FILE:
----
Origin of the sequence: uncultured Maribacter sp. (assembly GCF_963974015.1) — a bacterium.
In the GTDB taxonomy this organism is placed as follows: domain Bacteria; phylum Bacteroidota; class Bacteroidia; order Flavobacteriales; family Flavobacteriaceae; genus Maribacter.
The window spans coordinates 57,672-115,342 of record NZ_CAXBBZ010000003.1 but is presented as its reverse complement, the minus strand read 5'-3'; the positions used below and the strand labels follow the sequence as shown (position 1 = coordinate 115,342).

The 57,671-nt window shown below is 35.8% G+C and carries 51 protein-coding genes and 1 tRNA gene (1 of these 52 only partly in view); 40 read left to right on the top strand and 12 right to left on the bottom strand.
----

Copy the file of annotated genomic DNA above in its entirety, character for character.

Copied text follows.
Origin of the sequence: uncultured Maribacter sp. (assembly GCF_963974015.1) — a bacterium.
In the GTDB taxonomy this organism is placed as follows: domain Bacteria; phylum Bacteroidota; class Bacteroidia; order Flavobacteriales; family Flavobacteriaceae; genus Maribacter.
The window spans coordinates 57,672-115,342 of record NZ_CAXBBZ010000003.1 but is presented as its reverse complement, the minus strand read 5'-3'; the positions used below and the strand labels follow the sequence as shown (position 1 = coordinate 115,342).

The 57,671-nt window shown below is 35.8% G+C and carries 51 protein-coding genes and 1 tRNA gene (1 of these 52 only partly in view); 40 read left to right on the top strand and 12 right to left on the bottom strand.